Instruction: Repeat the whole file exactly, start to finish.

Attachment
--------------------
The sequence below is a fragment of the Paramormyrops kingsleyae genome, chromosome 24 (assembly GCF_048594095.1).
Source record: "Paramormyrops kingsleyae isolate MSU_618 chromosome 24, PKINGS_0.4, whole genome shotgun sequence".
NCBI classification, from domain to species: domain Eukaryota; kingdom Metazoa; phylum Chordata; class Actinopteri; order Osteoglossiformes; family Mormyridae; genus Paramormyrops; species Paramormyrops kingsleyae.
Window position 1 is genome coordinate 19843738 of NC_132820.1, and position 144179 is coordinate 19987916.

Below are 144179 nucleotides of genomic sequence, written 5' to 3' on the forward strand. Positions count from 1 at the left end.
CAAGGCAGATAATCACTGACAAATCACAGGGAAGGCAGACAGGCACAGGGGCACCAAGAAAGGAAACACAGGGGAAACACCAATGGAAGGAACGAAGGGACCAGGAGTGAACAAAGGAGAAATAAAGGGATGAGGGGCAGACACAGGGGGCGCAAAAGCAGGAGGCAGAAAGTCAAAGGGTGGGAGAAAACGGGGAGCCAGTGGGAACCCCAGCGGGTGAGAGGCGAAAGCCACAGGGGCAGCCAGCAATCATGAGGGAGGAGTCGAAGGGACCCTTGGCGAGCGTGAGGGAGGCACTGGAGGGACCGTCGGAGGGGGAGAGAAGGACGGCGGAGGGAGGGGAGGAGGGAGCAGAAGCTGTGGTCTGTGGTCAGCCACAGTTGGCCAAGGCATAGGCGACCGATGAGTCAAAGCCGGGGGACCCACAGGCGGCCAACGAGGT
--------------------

The sequence below is a fragment of the Paramormyrops kingsleyae genome, chromosome 24 (assembly GCF_048594095.1).
Source record: "Paramormyrops kingsleyae isolate MSU_618 chromosome 24, PKINGS_0.4, whole genome shotgun sequence".
NCBI classification, from domain to species: domain Eukaryota; kingdom Metazoa; phylum Chordata; class Actinopteri; order Osteoglossiformes; family Mormyridae; genus Paramormyrops; species Paramormyrops kingsleyae.
Window position 1 is genome coordinate 19843738 of NC_132820.1, and position 144179 is coordinate 19987916.

Below are 144179 nucleotides of genomic sequence, written 5' to 3' on the forward strand. Positions count from 1 at the left end.
CAAGGCAGATAATCACTGACAAATCACAGGGAAGGCAGACAGGCACAGGGGCACCAAGAAAGGAAACACAGGGGAAACACCAATGGAAGGAACGAAGGGACCAGGAGTGAACAAAGGAGAAATAAAGGGATGAGGGGCAGACACAGGGGGCGCAAAAGCAGGAGGCAGAAAGTCAAAGGGTGGGAGAAAACGGGGAGCCAGTGGGAACCCCAGCGGGTGAGAGGCGAAAGCCACAGGGGCAGCCAGCAATCATGAGGGAGGAGTCGAAGGGACCCTTGGCGAGCGTGAGGGAGGCACTGGAGGGACCGTCGGAGGGGGAGAGAAGGACGGCGGAGGGAGGGGAGGAGGGAGCAGAAGCTGTGGTCTGTGGTCAGCCACAGTTGGCCAAGGCATAGGCGACCGATGAGTCAAAGCCGGGGGACCCACAGGCGGCCAACGAGGT